We agree with the trial court. While we acknowledge that the term `crooks’ can carry a criminal connotation, in the context of Defendants' online review, the term is clearly not being used in this manner. Indeed, given the context here of an online forum intended for consumers to review local businesses, we are convinced that `even the most careless reader [would] perceive[ ] that the word [“crooks”] was no more than rhetorical hyperbole.’ See Greenbelt Coop. Publishing Association v. Bresler, 398 U.S. 6 (1970) (addressing the term `blackmail’). And rhetorical hyperbole, including `juvenile name-calling), Krinsky v. Doe 6, 159 Cal.App.4th 1154, 72 Cal.Rptr.3d 231 (California Court of Appeals 2008), is not defamatory because it cannot `reasonably [be] interpreted as stating actual facts,’ Hustler Magazine, Inc. v. Falwell, 485 U.S. 46 (1988); see also Krinsky v. Doe 6, supra (posts in a heated internet discussion that referred to one officer of a corporation as a `”mega scum bag,”’ called other officers `cockroaches,’ `”boobs, losers and crooks,’” and described another as having `”fat thighs, a fake medical degree, . . . and . . . poor feminine hygiene”’ were vulgar but not defamatory because `nothing in [the] post suggested that the author was imparting knowledge of actual facts to the reader).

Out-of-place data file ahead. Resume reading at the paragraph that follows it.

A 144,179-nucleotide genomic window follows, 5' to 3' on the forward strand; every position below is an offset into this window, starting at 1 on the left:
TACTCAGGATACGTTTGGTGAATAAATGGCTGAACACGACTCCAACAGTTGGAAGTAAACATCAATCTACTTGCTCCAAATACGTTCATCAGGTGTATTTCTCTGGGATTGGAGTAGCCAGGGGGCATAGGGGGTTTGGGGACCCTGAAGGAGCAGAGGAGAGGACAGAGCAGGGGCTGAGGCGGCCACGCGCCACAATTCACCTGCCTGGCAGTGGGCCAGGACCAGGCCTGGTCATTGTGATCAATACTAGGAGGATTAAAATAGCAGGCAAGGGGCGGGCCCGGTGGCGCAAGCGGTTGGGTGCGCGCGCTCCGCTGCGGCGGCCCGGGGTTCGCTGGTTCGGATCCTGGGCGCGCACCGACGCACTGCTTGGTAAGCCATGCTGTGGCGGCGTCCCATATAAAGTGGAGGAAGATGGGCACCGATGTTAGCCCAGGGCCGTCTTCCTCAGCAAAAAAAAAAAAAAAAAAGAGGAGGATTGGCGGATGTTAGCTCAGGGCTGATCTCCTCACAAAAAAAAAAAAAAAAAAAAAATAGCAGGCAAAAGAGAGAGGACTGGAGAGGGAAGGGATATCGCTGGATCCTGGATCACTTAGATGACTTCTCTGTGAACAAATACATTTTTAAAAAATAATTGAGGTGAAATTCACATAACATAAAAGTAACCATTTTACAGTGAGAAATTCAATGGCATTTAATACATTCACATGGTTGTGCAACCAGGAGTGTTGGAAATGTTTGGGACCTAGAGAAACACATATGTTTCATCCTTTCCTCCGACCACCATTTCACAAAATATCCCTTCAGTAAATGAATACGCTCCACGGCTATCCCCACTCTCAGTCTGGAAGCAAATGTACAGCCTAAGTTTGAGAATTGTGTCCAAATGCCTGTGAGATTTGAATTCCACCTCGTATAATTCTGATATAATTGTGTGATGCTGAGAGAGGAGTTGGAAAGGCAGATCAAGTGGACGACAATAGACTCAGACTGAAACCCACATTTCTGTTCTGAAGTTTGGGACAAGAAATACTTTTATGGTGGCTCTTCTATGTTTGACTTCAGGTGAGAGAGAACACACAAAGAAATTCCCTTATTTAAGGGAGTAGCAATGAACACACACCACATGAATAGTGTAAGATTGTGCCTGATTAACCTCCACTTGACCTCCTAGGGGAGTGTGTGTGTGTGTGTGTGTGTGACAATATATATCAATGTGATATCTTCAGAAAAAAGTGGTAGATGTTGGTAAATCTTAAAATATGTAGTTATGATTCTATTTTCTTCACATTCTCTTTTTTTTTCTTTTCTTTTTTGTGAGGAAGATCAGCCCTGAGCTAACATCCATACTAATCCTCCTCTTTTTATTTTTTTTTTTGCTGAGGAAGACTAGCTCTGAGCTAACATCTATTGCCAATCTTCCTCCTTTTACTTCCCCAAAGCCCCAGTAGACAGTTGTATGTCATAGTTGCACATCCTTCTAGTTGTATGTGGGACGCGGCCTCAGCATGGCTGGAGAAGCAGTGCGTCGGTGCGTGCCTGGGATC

In other words, `[e]xaggerated language used to express opinion, such as “blackmailer,” “traitor” or “crook,” does not become actionable merely because it could be taken out of context as accusing someone of a crime.’ Hodgins v. Times Herald Co., 169 Mich. App. 245, 425 N.W.2d 522 (Michigan Court of Appeals 1988). . . .

Accordingly, we affirm the trial court's dismissal of Westmont's defamation per se claim.
Westmont Residential LLC v. Buttars, supra.